Decoding The PS/2 Keyboard Protocol Using Good Old Fashioned Hardware

1987 was a glorious year.  It brought us the PS/2 keyboard standard that’s still present on many a motherboard back panel to this day. (It also marked the North America/Europe release of The Legend of Zelda but that’s another article.) Up until this point, peripherals were using DIN-5 and DE-9 (often mistakenly called DB9 and common for mice at the time) connectors or — gasp — non-standard proprietary connectors. So what was this new hotness all about? [Ben Eater] walks us through the PS/2 hall of fame by reverse-engineering the protocol.

The PS/2 connector in all its glory

This is a clocked data protocol, so a waveform is generated on the data pin for each key pressed that can be compared to the clock pin to establish the timing of each pulse. Every key sends a unique set of encoded pulses and voila, the whims of the user can quickly and easily be decoded by the machine.

This is where [Ben’s] dive really shines, we know he’s a breadboarding ninja so he reaches for some DIP chips. A shift register is an easy way to build up a parallel PS/2 interface for breaking out each data packet. There are a few quirks along the way, like the need to invert the clock signal so the shift register triggers on the correct edge. He also uses the propagation delay of a couple inverter gates to fire the 595 shift register’s latch pin slightly late, avoiding a race condition. A second 595 stores the output for display by a set of LEDs.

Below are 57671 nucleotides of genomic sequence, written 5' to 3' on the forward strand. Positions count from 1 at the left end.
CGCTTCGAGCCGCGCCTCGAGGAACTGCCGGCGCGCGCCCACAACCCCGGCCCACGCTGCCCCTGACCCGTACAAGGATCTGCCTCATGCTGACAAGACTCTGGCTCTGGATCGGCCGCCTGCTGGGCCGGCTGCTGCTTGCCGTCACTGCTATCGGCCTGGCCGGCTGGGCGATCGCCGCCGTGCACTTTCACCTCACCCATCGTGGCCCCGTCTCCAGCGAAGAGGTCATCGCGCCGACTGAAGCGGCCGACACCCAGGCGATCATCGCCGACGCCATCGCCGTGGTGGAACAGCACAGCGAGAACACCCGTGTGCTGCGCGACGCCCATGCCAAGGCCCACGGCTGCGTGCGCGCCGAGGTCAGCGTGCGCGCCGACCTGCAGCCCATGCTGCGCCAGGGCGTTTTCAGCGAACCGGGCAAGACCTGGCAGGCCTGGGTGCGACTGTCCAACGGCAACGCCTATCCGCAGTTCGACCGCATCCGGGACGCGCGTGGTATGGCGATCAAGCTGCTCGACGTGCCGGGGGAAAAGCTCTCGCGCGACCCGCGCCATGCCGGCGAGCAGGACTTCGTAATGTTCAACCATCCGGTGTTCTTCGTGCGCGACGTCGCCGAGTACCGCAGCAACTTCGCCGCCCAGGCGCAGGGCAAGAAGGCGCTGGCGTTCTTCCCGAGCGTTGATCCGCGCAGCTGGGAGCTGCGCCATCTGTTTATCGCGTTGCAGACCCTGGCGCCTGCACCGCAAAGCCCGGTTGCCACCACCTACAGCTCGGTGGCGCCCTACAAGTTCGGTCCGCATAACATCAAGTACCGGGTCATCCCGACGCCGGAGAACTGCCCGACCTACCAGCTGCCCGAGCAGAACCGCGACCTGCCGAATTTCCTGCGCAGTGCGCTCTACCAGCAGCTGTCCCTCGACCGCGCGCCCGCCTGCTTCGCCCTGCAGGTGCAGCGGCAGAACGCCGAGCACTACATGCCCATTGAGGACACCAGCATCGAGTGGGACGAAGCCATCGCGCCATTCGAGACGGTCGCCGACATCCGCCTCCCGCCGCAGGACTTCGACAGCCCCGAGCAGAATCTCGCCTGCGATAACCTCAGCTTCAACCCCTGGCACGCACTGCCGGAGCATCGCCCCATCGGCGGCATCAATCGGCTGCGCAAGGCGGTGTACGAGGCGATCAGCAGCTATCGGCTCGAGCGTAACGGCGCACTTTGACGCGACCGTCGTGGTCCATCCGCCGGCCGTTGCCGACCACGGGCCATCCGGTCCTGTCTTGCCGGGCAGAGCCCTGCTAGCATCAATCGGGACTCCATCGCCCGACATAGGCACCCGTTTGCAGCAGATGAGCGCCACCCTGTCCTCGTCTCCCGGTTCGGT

Beyond simply decoding the signal, [Ben] goes into how the packets are formatted. You don’t just get the key code, but you get normal serial interface error detection; start/stop bits and a parity bit as well. He even drills down into extended keys that send more than one packet, and a key-up action packet that’s sent by this particular keyboard.

This is the perfect low-level demo of how the protocol functions. On the practicality side, it feels a bit strange to be breaking out the serial to parallel when it would be very easy to monitor the two signal lines and decode them with a microcontroller. You might want to switch it up a bit, stick with the clock and data pins, but connect them to a Raspberry Pi using just a few passive components.

25 thoughts on “Decoding The PS/2 Keyboard Protocol Using Good Old Fashioned Hardware

  1. As I recall, the original “IBM PC”used a 595 to get the serial keyboard signal into parallel.

    It was a later iteration that used a microcontroller to handle the serial keyboard.

    Tye keyboard always used a micricontroller.

  2. While simple logic to decode the PS/2 protocol, it is unlikely it can recover gracefully glitches/ESD/accidental connector removal/reconnection. When clock bits are missed without a resynchronization, all the data collected from that point are garbled. This was one of the things why the early PC don’t handle reconnect well and requires a reboot if someone tripped on the keyboard cable.

    To recover, you would need a timeout on last clock pulse and try to resynchrize the start bit. I have implement that on my PS/2 code and it always recovers.